Uwais plays a young man who washes ashore, an amnesiac with a serious head injury whose past comes back to haunt him shortly after being nursed back to health by a young doctor. Violence ensues. Sweet, sweet violence.
During the Japanese invasion of 1937, when a wealthy martial artist is forced to leave his home and work to support his family, he reluctantly agrees to train others in the art of Wing Chun for self-defense.
A young fighter named Kham must go to Australia to retrieve his stolen elephant. With the help of a Thai-born Australian detective, Kham must take on all comers, including a gang led by an evil woman and her two deadly bodyguards.
In Jakarta, Indonesia, Lieutenant Wahyu organizes the invasion of an apartment building that is the safe house of the powerful and cruel drug lord Tama and his gang. The SWAT team breaks in the building but one lookout sees and warns the gangsters and the police force is trapped on the seventh floor. They learn that Lt. Wahyu has not informed his superiors about the operation. Now the police officers have to fight with limited ammunition against the armed and dangerous gangsters.Written by
Claudio Carvalho, Rio de Janeiro, Brazil
The main character's name "Rama" appears to be taken from Rama Sukana. According to Sumatran folklore, Rama Sukana is a woman who is credited to have been the first person to teach Pencak Silat in a structured way. See more »
During the execution scene, when the all the rounds in the revolver are supposed to be spent it is placed on the shoulder of the final victim. At this point it's possible to see into two of the chambers, where the tips of unspent ammunition are visible. See more »
The R-rated version is cut in two places; once during the earlier execution scene and again at 48 minutes to reduce a bloody stabbing in the neck. The cut R-rated version was the cut of the film distributed to other countries for theatrical showing. It was later released unrated (and uncut) on DVD and Blu-ray in the USA. See more »
I'm one of those prejudiced individuals who rarely watch non-English speaking films. Sometimes I don't like a certain language (especially Swedish or french movies), sometimes I can't tell people apart from each other (especially Asian movies). I know I'm an idiot, but that's why it took me some time before I watched this one. I'm so glad I did. Just watched it on blu-ray. My blu-ray had no features or extras, so that was disappointing. The movie however was far from it.
There is so much to like about this film. I'll try to explain why I enjoyed this:
1) The environment. A confined building with many floors. It makes that much difference to me when the environment is not only realistic, but cramped in a manner that makes the action exciting and creative, adding to the overall intensity.
2) The brutality and choreography in the fights. There's some quite imaginative stuff here, and lots of it - there is no way anyone can say that there is not enough action in "The raid redemption". Trust me, there is. This is not your usual PG13-pudding. There is an abundance of shooting, stabbing, punching, breaking bones and everything you can think of. Everything is shown in a brutal manner, and what I like the most about it is that the movie pushes forward with such a pace that it doesn't really overdramatize or dwell on the gore, it all just happens in the heat of everything. This makes the violence both satisfying and not too hard on the viewer.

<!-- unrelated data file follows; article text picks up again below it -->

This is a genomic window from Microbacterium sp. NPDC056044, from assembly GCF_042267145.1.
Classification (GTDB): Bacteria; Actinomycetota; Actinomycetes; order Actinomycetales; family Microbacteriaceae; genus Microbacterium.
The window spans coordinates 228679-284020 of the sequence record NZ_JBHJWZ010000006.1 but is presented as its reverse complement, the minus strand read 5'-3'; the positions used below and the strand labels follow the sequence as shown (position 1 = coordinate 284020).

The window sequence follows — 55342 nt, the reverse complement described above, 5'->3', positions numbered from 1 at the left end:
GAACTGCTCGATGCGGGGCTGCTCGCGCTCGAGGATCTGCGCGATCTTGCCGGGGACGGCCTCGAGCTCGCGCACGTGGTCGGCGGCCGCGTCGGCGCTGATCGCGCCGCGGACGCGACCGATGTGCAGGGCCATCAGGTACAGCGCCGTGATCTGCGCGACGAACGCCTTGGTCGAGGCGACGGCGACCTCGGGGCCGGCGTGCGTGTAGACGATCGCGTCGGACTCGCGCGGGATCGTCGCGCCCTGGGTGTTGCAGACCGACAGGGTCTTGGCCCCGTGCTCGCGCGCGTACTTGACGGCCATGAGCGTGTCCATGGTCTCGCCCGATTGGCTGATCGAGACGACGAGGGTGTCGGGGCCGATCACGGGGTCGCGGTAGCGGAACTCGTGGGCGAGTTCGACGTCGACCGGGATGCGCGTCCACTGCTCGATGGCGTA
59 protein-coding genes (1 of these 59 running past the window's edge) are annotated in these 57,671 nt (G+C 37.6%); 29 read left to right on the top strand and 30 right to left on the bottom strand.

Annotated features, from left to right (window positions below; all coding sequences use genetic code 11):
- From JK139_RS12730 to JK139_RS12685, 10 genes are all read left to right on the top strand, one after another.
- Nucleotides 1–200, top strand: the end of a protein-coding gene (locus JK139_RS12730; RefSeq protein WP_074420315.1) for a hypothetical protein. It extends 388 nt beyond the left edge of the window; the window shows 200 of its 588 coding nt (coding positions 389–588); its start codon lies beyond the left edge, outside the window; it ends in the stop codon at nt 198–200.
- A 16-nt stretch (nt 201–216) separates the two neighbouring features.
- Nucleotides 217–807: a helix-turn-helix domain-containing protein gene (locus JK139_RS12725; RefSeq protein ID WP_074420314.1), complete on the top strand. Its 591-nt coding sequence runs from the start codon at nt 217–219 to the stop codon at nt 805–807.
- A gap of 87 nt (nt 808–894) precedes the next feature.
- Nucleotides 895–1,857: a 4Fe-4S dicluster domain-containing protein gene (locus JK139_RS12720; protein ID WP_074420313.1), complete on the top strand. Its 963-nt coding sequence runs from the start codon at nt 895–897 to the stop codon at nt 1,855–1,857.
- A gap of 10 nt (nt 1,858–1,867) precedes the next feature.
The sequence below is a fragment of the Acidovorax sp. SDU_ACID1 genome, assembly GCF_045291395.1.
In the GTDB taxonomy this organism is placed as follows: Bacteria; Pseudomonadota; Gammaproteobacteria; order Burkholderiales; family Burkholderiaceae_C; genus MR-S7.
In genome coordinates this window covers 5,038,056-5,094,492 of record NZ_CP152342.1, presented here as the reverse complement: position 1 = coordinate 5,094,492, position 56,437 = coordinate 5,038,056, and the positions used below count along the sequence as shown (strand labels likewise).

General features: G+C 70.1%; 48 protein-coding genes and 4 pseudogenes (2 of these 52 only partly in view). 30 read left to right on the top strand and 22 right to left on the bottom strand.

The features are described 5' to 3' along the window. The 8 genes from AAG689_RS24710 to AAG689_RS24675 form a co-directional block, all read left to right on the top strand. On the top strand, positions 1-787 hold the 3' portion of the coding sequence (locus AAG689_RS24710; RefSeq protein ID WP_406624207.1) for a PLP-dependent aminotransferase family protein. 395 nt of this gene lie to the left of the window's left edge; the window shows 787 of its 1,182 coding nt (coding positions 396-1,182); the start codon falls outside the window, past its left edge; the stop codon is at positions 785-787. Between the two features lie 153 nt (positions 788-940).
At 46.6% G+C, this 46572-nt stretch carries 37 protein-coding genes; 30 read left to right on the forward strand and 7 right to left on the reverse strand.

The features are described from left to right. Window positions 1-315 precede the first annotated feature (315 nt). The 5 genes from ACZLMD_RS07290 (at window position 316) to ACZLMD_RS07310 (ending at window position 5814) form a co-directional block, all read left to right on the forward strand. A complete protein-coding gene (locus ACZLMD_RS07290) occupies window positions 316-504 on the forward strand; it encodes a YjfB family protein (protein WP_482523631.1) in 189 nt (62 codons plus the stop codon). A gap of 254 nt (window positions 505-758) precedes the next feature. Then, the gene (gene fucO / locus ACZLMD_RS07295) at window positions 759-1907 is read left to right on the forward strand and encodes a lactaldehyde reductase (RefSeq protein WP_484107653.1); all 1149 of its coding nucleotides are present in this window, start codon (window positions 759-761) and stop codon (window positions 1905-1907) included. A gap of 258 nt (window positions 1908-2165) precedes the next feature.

3) This is an action movie and nothing else. No complicated story lines, no romance, not much character development but straight to the point instead. The movie gives enough reasons for what is happening, and it's easy to enjoy it as it is: "just" an action movie with nothing in it to distract you from what's it all about. In many ways it feels much less silly than most action films: since it's not trying to build up much of a story, it doesn't fail on the terms of story. Same with characters.
4) This is how you use a budget. A little over one million dollars? Simply amazing. "Green Lantern" cost 200+ million dollars and it was a mess without any passion in it. Granted, not the best example, but you get the point. When you love what you do and you're good at it - while surrounded with a good crew - you get this. Many shots are genuinely very well made and impressive. Even a 5-second continuous shot with a moving camera can look pretty amazing when you see how cramped and lightning fast the action can be with multiple people fighting each other. It's all quality.
I liked the actors. Plenty of good stuff (read: fighting and/or looking cool or evil) from Iko Uwais, Joe Taslim and Yayan Ruhian to name a few. Everyone did their job.
This is a very similar film to "Dredd". In fact, many would say that "Dredd" blatantly ripped off "The raid redemption" with the concept of making a multi-story building as the setting. Maybe it did to an extent, but "Dredd" is still a good film while "The raid redemption" is naturally more original. If I'd have to compare the two, I'd say that this one has definitely more action and the emphasis is on martial arts instead of guns and the surrounding fantasy world.
What I didn't like? I didn't always like the soundtrack. Sometimes it sounded too...generic and lazy. Perhaps there was a little too much action at times, if that can be considered a flaw in a movie like this. That's it. No other complaints.
If you like brutal, intense action and/or martial arts to boot, check this one out. You might enjoy it as much as I did.
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